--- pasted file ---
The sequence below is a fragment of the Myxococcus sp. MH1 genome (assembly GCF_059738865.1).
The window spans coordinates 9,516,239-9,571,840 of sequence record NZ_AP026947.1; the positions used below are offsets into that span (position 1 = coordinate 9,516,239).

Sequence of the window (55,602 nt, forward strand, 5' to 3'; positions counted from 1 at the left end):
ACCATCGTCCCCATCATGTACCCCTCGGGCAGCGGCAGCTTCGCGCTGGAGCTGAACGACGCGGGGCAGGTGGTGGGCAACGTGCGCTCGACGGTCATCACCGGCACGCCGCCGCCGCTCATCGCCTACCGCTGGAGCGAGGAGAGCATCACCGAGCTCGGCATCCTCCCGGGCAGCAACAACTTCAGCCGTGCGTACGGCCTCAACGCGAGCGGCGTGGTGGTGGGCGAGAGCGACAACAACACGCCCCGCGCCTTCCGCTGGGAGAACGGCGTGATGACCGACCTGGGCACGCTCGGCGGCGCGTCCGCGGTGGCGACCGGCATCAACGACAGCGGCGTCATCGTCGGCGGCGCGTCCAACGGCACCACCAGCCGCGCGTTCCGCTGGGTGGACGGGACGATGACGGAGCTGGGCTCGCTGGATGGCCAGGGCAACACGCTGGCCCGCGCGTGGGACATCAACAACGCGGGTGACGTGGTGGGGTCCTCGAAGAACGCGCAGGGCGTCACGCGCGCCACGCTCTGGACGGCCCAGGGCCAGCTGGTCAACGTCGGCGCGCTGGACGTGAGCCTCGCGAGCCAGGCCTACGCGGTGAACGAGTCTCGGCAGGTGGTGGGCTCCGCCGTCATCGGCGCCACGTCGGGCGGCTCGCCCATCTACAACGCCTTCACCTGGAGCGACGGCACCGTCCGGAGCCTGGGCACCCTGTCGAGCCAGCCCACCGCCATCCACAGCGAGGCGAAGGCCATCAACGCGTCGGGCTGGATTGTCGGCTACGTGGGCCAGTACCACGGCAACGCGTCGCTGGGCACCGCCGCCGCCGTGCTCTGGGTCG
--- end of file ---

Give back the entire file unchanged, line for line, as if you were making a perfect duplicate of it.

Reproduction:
The sequence below is a fragment of the Myxococcus sp. MH1 genome (assembly GCF_059738865.1).
The window spans coordinates 9,516,239-9,571,840 of sequence record NZ_AP026947.1; the positions used below are offsets into that span (position 1 = coordinate 9,516,239).

Sequence of the window (55,602 nt, forward strand, 5' to 3'; positions counted from 1 at the left end):
ACCATCGTCCCCATCATGTACCCCTCGGGCAGCGGCAGCTTCGCGCTGGAGCTGAACGACGCGGGGCAGGTGGTGGGCAACGTGCGCTCGACGGTCATCACCGGCACGCCGCCGCCGCTCATCGCCTACCGCTGGAGCGAGGAGAGCATCACCGAGCTCGGCATCCTCCCGGGCAGCAACAACTTCAGCCGTGCGTACGGCCTCAACGCGAGCGGCGTGGTGGTGGGCGAGAGCGACAACAACACGCCCCGCGCCTTCCGCTGGGAGAACGGCGTGATGACCGACCTGGGCACGCTCGGCGGCGCGTCCGCGGTGGCGACCGGCATCAACGACAGCGGCGTCATCGTCGGCGGCGCGTCCAACGGCACCACCAGCCGCGCGTTCCGCTGGGTGGACGGGACGATGACGGAGCTGGGCTCGCTGGATGGCCAGGGCAACACGCTGGCCCGCGCGTGGGACATCAACAACGCGGGTGACGTGGTGGGGTCCTCGAAGAACGCGCAGGGCGTCACGCGCGCCACGCTCTGGACGGCCCAGGGCCAGCTGGTCAACGTCGGCGCGCTGGACGTGAGCCTCGCGAGCCAGGCCTACGCGGTGAACGAGTCTCGGCAGGTGGTGGGCTCCGCCGTCATCGGCGCCACGTCGGGCGGCTCGCCCATCTACAACGCCTTCACCTGGAGCGACGGCACCGTCCGGAGCCTGGGCACCCTGTCGAGCCAGCCCACCGCCATCCACAGCGAGGCGAAGGCCATCAACGCGTCGGGCTGGATTGTCGGCTACGTGGGCCAGTACCACGGCAACGCGTCGCTGGGCACCGCCGCCGCCGTGCTCTGGGTCG